The shocker of the day came in Group D, where France beat Spain in Izmir, 72-66. This looked like the weakest group in the competition, and the assumption was that Spain would go 5-0, putting them on the same side of the medal-round bracket as the U.S. should the Americans win Group B.

If Spain finishes second, now a possibility, they would be on the opposite side of the bracket, with the winners of Groups A and C, possibly facing Argentina in the quarterfinals.

The question is: Is there another team in Group D that can go 5-0? Lithuania is the most likely candidate, but they’re still not as good as Spain. So that will be an interesting matchup when those two teams meet on Tuesday. And if Spain wins, they would still win the group (assuming that France doesn’t go 4-1 too).

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That was the only real upset of the day, but a couple of other teams came close to pulling one off.

China put a scare into Greece, led early in the fourth quarter, and had a chance to go ahead again with less than three minutes to go, but Greece stopped them on five straight possessions to hold on for the win.

Yi Jianlian led China with 26 points, but also a costly turnover down the stretch.

The other near-upset came in Group A, where Jordan led Australia by as many as 11 and was up five with just over a minute left. Australia scored six straight points down the stretch to take the lead and on Jordan’s final possession, Zaid Abbaas missed a bunny of a tip-in before time expired. Australia’s win keeps them in position to finish second or third in the group and likely avoid a matchup with the U.S. in the round of 16.

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Two games on Saturday could really have an impact on the final standings. In Group C, Russia beat Puerto Rico, putting them in the driver’s seat to finish third behind Greece and Turkey. And in Group D, Lebanon beat Canada, really hurting the Canadians’ chances to advance to the medal rounds.

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Next up for the U.S. is Slovenia on Sunday (9:30 a.m. ET, ESPN2). It took a while for Slovenia to separate themselves from Tunisia today, but a big third quarter put the game away.

Game time is 4:30 p.m. locally, so it will be interesting to see how much energy the U.S. has in the first few minutes. In their two afternoon exhibition games, they got off to slow starts (at least offensively) against China and France.

On Friday, I caught up with former Rocket/Hornet/Net and class act Boki Nachbar. Here’s his take on his Slovenian team.

“We’ve gradually been getting better as a team the last five or six years. This year, we have some key players missing. We probably have three or four players from the starting five missing. We’re not at full strength compared to last year at the European Championship, when I thought we had a stronger team, at least on paper.”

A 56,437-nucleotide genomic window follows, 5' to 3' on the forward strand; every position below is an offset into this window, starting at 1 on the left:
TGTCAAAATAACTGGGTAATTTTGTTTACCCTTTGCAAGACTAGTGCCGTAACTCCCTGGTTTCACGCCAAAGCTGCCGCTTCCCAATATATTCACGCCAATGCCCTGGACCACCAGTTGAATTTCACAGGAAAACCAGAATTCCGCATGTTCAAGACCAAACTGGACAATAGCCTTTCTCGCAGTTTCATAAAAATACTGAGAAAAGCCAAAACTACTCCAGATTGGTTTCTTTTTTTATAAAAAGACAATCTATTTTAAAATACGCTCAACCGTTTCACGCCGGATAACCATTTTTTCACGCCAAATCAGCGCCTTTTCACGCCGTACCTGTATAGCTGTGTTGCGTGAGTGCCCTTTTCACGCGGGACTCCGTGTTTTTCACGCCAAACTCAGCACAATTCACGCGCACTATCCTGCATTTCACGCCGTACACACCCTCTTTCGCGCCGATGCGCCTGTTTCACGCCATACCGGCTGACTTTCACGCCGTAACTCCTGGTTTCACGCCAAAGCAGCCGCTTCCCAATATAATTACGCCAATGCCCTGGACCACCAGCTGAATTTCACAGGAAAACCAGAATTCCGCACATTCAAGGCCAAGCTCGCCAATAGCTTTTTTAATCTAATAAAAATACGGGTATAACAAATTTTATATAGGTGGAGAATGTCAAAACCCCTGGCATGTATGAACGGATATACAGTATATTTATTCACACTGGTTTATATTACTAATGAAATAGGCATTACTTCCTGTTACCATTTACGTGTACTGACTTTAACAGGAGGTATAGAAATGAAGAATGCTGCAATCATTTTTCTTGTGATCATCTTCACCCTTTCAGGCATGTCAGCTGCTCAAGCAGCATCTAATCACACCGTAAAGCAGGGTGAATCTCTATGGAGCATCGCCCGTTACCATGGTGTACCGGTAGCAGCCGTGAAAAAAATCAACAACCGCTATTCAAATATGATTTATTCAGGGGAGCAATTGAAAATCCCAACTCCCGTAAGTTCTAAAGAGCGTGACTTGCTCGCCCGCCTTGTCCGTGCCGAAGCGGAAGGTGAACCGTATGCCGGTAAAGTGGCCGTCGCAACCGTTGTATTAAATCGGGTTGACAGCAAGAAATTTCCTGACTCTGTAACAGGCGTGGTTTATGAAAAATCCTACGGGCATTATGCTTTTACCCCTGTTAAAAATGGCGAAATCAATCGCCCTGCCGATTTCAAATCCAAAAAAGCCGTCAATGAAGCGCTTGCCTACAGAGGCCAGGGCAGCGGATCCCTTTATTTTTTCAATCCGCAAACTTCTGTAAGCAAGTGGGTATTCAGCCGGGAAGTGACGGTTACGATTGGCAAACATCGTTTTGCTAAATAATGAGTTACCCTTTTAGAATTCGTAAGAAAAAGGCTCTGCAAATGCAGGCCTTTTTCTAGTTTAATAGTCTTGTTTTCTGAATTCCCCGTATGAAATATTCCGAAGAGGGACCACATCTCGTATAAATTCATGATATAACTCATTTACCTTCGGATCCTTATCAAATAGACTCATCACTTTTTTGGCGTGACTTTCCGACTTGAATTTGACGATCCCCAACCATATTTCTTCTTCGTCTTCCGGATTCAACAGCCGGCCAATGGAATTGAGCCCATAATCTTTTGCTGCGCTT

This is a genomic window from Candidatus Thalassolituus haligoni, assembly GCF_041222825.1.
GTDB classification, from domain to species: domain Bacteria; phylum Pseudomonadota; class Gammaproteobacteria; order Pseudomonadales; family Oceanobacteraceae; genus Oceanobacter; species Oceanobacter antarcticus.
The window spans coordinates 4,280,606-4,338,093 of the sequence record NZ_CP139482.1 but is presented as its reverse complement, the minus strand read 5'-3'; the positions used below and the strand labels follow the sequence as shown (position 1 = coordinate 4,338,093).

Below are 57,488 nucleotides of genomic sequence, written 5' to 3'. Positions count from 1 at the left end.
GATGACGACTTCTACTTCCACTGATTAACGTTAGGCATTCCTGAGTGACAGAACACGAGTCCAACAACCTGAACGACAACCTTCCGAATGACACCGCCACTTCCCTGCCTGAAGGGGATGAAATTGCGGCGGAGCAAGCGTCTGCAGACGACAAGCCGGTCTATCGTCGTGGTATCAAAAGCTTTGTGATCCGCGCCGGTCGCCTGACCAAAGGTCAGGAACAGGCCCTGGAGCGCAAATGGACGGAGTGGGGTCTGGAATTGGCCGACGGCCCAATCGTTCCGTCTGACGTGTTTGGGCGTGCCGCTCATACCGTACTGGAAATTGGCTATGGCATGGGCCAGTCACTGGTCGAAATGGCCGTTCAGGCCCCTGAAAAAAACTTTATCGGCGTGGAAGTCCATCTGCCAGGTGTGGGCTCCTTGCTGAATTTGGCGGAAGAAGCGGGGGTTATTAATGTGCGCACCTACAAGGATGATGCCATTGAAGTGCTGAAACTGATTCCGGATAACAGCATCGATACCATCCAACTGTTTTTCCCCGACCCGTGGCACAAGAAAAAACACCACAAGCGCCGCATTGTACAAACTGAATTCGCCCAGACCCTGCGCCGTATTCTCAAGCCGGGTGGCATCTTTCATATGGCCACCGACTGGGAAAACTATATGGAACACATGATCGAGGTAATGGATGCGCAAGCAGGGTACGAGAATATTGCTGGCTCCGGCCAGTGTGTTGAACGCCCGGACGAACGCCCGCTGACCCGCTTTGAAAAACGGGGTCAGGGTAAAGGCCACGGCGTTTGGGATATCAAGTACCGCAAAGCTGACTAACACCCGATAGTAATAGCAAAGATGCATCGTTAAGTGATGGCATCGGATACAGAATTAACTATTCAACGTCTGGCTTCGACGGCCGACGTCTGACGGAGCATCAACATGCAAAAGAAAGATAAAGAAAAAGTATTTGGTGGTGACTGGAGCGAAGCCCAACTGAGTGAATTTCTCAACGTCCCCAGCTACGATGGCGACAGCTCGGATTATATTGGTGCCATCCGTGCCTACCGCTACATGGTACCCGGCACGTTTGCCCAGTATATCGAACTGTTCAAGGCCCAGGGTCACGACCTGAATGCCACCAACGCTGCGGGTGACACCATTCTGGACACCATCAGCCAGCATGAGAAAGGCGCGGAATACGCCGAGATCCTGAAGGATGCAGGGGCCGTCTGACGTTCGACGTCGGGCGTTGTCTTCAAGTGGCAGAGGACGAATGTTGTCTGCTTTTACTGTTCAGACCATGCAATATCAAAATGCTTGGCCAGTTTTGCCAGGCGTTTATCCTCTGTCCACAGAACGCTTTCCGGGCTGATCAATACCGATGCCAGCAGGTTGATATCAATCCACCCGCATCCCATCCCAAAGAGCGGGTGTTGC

That team finished fourth at Eurobasket last year and lost by just one point to Greece in the bronze medal game (Nachbar missed a half-court runner at the buzzer). The key component that they’re missing this year is 6-11 center Erazem Lorbek, who led the ’09 team with 16.4 points and 7.4 rebounds per contest.

More Boki: “But as always we’re going to have great fan support. A lot of fans will come from Slovenia, because it’s a short flight. So in a way, we feel like we’re playing at home.”

No kidding. I arrived at the arena for the start of the Slovenia-Tunisia game, and while the building was only half full, 95 percent of that half was dressed in green. And those Slovenians were loud. This will be an away game for the U.S.

Boki, part III: “We want to make our best results so far, as far as the World Championship. We’ve never made the top eight before as a national team, so for us to make the top eight would be a good accomplishment. After that, we’ll see what happens.”

Also missing is from this squad is Beno Udrih (though he didn’t play last year), who quit the team last month because he wasn’t happy with his role. But with Jaka Lakovic and the Suns’ Goran Dragic, Slovenia is still strong at the point guard position.

Lakovic shot 28-for-61 (46 percent) from 3-point range at Eurobasket last year, so the U.S. point guards can’t leave him open. Dragic, we know, likes to make plays off the dribble.

Andre Iguodala will likely get the assignment of guarding Nachbar, Slovenia’s best scorer on the wing who shot 4-for-7 from 3-point range against Tunisia. And keep an eye for Miha Zupan off the bench. He’s the Slovenian Brian Scalabrine.

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Question for any Slovenians out there: Why does the team wear green if the Slovenian flag is white, blue and red? E-mail me.

Turkish lesson of the day: Bu bey/bu hanım, her şeyi ödeyecek = This gentleman/lady will pay for everything.

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John Schuhmann is a staff writer for NBA.com. Send him an e-mail or follow him on twitter.